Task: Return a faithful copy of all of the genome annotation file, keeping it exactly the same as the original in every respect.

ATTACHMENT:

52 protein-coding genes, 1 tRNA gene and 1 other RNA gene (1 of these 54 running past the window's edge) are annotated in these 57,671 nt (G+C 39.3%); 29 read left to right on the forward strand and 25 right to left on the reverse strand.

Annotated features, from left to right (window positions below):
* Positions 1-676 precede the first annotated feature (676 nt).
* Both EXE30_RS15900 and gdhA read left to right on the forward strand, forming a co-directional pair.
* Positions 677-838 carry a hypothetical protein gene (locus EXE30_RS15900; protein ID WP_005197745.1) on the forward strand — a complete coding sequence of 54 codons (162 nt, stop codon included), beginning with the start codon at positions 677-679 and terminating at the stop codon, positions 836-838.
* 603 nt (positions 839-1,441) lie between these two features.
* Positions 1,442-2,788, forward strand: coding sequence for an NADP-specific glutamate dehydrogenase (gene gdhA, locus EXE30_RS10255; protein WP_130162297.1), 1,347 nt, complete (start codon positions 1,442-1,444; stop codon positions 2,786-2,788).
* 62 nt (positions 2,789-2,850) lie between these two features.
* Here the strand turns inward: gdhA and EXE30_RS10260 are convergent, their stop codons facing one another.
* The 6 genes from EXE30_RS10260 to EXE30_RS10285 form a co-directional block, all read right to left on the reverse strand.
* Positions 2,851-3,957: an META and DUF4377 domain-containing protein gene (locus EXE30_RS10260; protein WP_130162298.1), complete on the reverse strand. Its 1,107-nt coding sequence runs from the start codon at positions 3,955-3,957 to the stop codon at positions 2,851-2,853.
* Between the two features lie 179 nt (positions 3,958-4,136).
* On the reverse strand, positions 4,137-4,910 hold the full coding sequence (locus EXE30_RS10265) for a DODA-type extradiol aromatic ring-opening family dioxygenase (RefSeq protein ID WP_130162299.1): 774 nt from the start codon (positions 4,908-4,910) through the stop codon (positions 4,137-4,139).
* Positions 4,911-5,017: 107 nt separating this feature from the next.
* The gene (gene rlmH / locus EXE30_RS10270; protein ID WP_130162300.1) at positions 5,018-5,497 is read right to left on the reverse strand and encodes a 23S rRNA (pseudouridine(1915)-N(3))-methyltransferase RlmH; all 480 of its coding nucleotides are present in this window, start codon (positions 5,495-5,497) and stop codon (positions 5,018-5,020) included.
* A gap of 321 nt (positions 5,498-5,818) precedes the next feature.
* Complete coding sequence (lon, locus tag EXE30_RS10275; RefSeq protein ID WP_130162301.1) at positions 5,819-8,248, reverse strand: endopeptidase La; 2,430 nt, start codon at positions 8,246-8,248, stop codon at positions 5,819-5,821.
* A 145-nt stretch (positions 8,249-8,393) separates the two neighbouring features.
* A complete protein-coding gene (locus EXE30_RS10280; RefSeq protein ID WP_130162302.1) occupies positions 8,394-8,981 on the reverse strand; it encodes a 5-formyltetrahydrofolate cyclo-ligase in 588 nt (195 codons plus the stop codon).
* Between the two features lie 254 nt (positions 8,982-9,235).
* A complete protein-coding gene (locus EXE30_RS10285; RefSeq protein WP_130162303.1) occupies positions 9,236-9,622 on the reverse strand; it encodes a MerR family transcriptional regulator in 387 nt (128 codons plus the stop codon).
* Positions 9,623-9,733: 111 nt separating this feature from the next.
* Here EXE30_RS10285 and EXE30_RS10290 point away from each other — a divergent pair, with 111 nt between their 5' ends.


52 protein-coding genes, 1 tRNA gene and 1 other RNA gene (1 of these 54 running past the window's edge) are annotated in these 57,671 nt (G+C 39.3%); 29 read left to right on the forward strand and 25 right to left on the reverse strand.

Annotated features, from left to right (window positions below):
* Positions 1-676 precede the first annotated feature (676 nt).
* Both EXE30_RS15900 and gdhA read left to right on the forward strand, forming a co-directional pair.
* Positions 677-838 carry a hypothetical protein gene (locus EXE30_RS15900; protein ID WP_005197745.1) on the forward strand — a complete coding sequence of 54 codons (162 nt, stop codon included), beginning with the start codon at positions 677-679 and terminating at the stop codon, positions 836-838.
* 603 nt (positions 839-1,441) lie between these two features.
* Positions 1,442-2,788, forward strand: coding sequence for an NADP-specific glutamate dehydrogenase (gene gdhA, locus EXE30_RS10255; protein WP_130162297.1), 1,347 nt, complete (start codon positions 1,442-1,444; stop codon positions 2,786-2,788).
* 62 nt (positions 2,789-2,850) lie between these two features.
* Here the strand turns inward: gdhA and EXE30_RS10260 are convergent, their stop codons facing one another.
* The 6 genes from EXE30_RS10260 to EXE30_RS10285 form a co-directional block, all read right to left on the reverse strand.
* Positions 2,851-3,957: an META and DUF4377 domain-containing protein gene (locus EXE30_RS10260; protein WP_130162298.1), complete on the reverse strand. Its 1,107-nt coding sequence runs from the start codon at positions 3,955-3,957 to the stop codon at positions 2,851-2,853.
* Between the two features lie 179 nt (positions 3,958-4,136).
* On the reverse strand, positions 4,137-4,910 hold the full coding sequence (locus EXE30_RS10265) for a DODA-type extradiol aromatic ring-opening family dioxygenase (RefSeq protein ID WP_130162299.1): 774 nt from the start codon (positions 4,908-4,910) through the stop codon (positions 4,137-4,139).
* Positions 4,911-5,017: 107 nt separating this feature from the next.
* The gene (gene rlmH / locus EXE30_RS10270; protein ID WP_130162300.1) at positions 5,018-5,497 is read right to left on the reverse strand and encodes a 23S rRNA (pseudouridine(1915)-N(3))-methyltransferase RlmH; all 480 of its coding nucleotides are present in this window, start codon (positions 5,495-5,497) and stop codon (positions 5,018-5,020) included.
* A gap of 321 nt (positions 5,498-5,818) precedes the next feature.
* Complete coding sequence (lon, locus tag EXE30_RS10275; RefSeq protein ID WP_130162301.1) at positions 5,819-8,248, reverse strand: endopeptidase La; 2,430 nt, start codon at positions 8,246-8,248, stop codon at positions 5,819-5,821.
* A 145-nt stretch (positions 8,249-8,393) separates the two neighbouring features.
* A complete protein-coding gene (locus EXE30_RS10280; RefSeq protein ID WP_130162302.1) occupies positions 8,394-8,981 on the reverse strand; it encodes a 5-formyltetrahydrofolate cyclo-ligase in 588 nt (195 codons plus the stop codon).
* Between the two features lie 254 nt (positions 8,982-9,235).
* A complete protein-coding gene (locus EXE30_RS10285; RefSeq protein WP_130162303.1) occupies positions 9,236-9,622 on the reverse strand; it encodes a MerR family transcriptional regulator in 387 nt (128 codons plus the stop codon).
* Positions 9,623-9,733: 111 nt separating this feature from the next.
* Here EXE30_RS10285 and EXE30_RS10290 point away from each other — a divergent pair, with 111 nt between their 5' ends.